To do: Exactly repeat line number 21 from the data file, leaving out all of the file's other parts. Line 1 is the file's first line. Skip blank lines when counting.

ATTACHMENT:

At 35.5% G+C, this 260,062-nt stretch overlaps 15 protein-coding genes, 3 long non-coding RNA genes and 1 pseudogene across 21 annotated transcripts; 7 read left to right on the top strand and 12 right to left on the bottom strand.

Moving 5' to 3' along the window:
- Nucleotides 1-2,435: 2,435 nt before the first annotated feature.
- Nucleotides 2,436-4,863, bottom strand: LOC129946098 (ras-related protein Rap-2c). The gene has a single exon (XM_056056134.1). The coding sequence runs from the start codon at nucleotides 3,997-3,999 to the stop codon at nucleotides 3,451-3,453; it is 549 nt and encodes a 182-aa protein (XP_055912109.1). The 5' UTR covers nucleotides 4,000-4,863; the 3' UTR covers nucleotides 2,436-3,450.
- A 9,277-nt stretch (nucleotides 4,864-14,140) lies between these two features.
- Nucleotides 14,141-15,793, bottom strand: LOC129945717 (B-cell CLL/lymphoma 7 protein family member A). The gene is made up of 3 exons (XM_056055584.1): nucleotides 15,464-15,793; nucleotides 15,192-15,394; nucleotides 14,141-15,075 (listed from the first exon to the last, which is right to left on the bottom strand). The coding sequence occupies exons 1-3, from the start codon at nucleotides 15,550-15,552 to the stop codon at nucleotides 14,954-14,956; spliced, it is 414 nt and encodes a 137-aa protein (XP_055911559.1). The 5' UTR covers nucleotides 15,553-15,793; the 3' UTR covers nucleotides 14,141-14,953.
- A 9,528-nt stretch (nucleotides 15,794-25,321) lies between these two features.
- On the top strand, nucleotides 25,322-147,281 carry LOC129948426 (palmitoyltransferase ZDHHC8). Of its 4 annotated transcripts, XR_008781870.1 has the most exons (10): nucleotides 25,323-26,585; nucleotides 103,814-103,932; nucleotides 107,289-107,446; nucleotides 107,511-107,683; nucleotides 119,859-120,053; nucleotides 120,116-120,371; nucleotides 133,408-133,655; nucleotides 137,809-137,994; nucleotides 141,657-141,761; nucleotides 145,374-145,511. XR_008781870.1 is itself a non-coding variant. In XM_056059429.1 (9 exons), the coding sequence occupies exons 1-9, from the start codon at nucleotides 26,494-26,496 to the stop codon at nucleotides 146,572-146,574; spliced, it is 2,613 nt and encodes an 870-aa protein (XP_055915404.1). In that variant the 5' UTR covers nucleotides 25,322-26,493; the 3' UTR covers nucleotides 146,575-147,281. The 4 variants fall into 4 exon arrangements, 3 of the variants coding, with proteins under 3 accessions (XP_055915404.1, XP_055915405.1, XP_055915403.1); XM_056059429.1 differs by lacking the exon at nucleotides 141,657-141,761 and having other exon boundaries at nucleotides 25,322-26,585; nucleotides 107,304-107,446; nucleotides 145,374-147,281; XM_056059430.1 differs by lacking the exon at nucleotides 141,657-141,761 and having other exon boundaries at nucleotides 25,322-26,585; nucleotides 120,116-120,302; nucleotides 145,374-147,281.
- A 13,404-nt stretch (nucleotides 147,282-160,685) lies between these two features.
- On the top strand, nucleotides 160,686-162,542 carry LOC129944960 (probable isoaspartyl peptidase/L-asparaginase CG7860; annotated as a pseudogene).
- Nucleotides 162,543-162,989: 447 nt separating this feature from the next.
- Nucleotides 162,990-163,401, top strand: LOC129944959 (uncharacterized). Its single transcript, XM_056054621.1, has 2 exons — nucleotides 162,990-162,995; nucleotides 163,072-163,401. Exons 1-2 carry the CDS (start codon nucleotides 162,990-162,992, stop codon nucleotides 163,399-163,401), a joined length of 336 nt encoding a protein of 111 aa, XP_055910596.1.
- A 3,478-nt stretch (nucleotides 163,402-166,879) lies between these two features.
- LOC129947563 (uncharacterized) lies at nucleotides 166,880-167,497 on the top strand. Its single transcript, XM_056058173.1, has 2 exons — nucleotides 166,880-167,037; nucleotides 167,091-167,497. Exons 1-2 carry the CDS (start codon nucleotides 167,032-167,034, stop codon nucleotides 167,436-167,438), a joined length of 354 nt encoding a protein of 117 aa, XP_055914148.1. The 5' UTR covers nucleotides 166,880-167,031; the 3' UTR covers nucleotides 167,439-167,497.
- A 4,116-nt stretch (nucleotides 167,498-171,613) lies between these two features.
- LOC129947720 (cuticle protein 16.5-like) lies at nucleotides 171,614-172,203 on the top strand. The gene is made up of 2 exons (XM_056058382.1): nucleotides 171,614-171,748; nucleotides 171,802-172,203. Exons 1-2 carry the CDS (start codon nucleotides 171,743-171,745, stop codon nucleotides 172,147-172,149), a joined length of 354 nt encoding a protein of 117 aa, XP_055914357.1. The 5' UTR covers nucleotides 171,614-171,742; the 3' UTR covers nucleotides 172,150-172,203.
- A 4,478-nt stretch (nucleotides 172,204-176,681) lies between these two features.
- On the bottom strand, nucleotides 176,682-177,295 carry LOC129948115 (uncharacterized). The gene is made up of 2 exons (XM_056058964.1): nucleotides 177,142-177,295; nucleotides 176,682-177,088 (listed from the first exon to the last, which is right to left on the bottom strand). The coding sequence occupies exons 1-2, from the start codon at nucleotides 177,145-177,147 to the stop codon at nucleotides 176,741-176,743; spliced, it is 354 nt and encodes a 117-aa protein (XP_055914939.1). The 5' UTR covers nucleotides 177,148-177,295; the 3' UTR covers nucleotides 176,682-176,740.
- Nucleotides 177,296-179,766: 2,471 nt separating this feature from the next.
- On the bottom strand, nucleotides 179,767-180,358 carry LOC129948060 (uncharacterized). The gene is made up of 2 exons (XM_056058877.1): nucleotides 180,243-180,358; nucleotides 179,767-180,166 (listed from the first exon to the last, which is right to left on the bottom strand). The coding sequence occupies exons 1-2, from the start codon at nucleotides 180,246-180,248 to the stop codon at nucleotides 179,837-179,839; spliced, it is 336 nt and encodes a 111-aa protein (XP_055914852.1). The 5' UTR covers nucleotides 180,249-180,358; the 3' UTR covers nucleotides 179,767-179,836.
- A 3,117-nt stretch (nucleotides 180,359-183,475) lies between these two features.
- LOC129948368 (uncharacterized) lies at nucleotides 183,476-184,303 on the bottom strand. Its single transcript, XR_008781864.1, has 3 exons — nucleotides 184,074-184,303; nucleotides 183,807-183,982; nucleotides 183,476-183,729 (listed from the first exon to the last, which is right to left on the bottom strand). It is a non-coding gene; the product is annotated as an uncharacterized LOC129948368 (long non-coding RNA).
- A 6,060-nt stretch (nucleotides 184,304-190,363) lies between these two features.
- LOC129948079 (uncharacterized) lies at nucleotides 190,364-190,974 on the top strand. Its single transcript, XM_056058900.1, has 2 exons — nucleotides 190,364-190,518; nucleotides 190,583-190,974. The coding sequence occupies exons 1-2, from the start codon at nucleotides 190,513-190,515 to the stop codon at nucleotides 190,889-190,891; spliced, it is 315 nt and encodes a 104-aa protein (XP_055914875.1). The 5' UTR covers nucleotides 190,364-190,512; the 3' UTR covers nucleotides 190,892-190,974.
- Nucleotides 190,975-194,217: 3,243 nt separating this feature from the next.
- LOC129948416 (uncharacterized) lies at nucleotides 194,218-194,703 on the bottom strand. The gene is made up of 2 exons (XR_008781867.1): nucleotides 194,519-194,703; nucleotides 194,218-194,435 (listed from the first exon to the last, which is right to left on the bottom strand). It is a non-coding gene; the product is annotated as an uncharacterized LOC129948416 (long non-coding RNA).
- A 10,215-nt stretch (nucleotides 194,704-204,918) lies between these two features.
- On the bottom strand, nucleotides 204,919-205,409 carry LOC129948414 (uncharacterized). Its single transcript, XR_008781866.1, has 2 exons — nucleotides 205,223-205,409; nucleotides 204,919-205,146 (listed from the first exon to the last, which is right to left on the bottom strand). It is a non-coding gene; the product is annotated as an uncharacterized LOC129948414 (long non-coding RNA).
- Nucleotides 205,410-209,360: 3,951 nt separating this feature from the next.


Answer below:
- A 3,117-nt stretch (nucleotides 180,359-183,475) lies between these two features.